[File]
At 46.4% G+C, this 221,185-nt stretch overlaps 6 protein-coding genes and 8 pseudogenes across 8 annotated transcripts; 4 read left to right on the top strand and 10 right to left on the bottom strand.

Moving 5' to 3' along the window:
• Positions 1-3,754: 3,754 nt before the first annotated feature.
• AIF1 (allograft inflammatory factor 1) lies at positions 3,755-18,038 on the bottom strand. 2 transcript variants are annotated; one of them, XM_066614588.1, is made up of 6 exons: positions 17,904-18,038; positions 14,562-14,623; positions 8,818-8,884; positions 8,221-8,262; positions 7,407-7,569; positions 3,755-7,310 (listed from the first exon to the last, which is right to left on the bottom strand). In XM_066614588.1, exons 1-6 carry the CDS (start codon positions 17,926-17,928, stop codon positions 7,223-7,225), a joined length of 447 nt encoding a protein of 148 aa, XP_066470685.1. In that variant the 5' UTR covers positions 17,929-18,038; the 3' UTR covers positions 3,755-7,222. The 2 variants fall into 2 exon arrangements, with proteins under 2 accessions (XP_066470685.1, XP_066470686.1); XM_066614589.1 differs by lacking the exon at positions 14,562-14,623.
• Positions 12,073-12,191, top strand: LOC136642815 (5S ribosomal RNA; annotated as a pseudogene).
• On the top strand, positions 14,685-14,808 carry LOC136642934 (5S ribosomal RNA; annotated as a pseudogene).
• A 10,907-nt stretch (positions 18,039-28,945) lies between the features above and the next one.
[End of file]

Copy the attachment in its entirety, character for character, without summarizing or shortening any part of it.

At 46.4% G+C, this 221,185-nt stretch overlaps 6 protein-coding genes and 8 pseudogenes across 8 annotated transcripts; 4 read left to right on the top strand and 10 right to left on the bottom strand.

Moving 5' to 3' along the window:
• Positions 1-3,754: 3,754 nt before the first annotated feature.
• AIF1 (allograft inflammatory factor 1) lies at positions 3,755-18,038 on the bottom strand. 2 transcript variants are annotated; one of them, XM_066614588.1, is made up of 6 exons: positions 17,904-18,038; positions 14,562-14,623; positions 8,818-8,884; positions 8,221-8,262; positions 7,407-7,569; positions 3,755-7,310 (listed from the first exon to the last, which is right to left on the bottom strand). In XM_066614588.1, exons 1-6 carry the CDS (start codon positions 17,926-17,928, stop codon positions 7,223-7,225), a joined length of 447 nt encoding a protein of 148 aa, XP_066470685.1. In that variant the 5' UTR covers positions 17,929-18,038; the 3' UTR covers positions 3,755-7,222. The 2 variants fall into 2 exon arrangements, with proteins under 2 accessions (XP_066470685.1, XP_066470686.1); XM_066614589.1 differs by lacking the exon at positions 14,562-14,623.
• Positions 12,073-12,191, top strand: LOC136642815 (5S ribosomal RNA; annotated as a pseudogene).
• On the top strand, positions 14,685-14,808 carry LOC136642934 (5S ribosomal RNA; annotated as a pseudogene).
• A 10,907-nt stretch (positions 18,039-28,945) lies between the features above and the next one.